...presented in roughly chronological order with, no doubt, some timeline errors since I'm not James Mal.
OD&D -- The Categorical Era
The idea in this era was that every kind of PC fit into a broad category, and the classes were just ways of defining these broad categories.
In the beginning: D&D Is A Kind of Wargame
Therefore, everyone on the battlefield can be divided into:
Fighting Men, who generally fight things with weapons, and
Magic-Users, who generally fight things with magic.
(Note that this isn't necessarily automatically limiting. Theoretically, all PCs ever made could fit into one or the other of these categories. There's only a problem once you say that magic users can't use weapons or armor. Then suddenly all kinds of characters known in literature [or not yet known, but imaginable] don't fit the scheme.)
(Also, this is why they aren't called "wizards" and "warriors". Just because you can't use spells doesn't make you a warrior, and just because you do, it doesn't mean you're a wizard. This naming convention would become outdated the second that the next class came around...)
Wait, D&D Is A Game Of Dungeon Exploration
So it might be useful to have a class that's useful in a dungeon, despite not being much in a fight. Thus: The Thief.
Oh, Wait, I Read A Book That Makes Me Want To Put Fighting Priests In But They Don't Fit The "Everybody Uses Magic Or Uses Weapons But Not Both" Post-Wargame Schema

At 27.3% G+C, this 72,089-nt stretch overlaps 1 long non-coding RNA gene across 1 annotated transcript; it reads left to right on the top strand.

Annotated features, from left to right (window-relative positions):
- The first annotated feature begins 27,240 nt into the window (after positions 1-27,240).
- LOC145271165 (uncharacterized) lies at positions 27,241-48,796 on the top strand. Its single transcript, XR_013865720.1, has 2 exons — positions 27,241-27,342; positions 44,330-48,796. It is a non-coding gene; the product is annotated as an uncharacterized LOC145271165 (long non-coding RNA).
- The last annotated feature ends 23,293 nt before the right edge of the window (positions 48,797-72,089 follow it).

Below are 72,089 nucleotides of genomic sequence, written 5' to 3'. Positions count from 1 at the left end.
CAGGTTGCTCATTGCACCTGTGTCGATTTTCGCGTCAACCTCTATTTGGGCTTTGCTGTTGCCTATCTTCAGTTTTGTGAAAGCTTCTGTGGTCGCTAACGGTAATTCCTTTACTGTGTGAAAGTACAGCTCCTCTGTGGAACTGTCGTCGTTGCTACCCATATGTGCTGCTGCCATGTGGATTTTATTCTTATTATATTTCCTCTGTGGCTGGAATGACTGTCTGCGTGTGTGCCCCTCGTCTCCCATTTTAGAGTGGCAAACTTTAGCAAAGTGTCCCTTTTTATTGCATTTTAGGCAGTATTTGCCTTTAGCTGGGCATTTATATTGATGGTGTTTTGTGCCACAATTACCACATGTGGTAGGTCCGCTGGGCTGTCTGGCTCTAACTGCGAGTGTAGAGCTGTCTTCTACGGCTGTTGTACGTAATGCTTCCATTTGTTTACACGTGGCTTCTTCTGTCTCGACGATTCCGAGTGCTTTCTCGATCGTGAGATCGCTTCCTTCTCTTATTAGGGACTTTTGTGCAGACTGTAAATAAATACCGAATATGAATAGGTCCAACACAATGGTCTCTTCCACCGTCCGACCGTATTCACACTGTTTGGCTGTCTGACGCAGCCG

Oh, Also, I Like The Idea of People Being Able To Be Elves or Dwarves But I Think That Should Make A Mechanical Difference In The Game And There Is, As Yet, No Way To Differentiate Categories Of PCs Except by Class
Thus: the Race-As-Classes. The Elf class, The Dwarf class, etc.
AD&D--The Archetypal Era
Hey, Wouldn't It Be Cool To Invent Some "Specialist" Classes, Where The PCs Could Trade Being Able To Do One Thing For Being Able To Do Something Else?
Thus, the sub-classes: paladin, druid, ranger, illlusionist, assassin, and many of the classes presented in Dragon Magazine. Plus, arguably, multi-classed characters.
This was a big deal.
What then happened was a shift in the thinking about class--the idea became that class represented, essentially, not the broad category into which the PC could be sorted for certain purposes, but rather a sort of "genre" of PC. That is, the class wasn't there so much there to place limits on the PCs mechanical function in the game, but to define what kind of character the PC was.
In the original scheme, a knight was a kind of fighter. In the new scheme, a knight was like a paladin, but--fuck--less religious. Could he just be a fighter? Well, but why should the paladin get its own special subclass with attendant powers yet the knight doesn't? Damn, we'll need a new class...
After this happened, having, say, a "druid" as a subclass seemed less like a fun bonus extra for people who wanted to play a specialist cleric and more like a sort of promise that one day every sort of fantasy archetype would have its own subclass with special powers.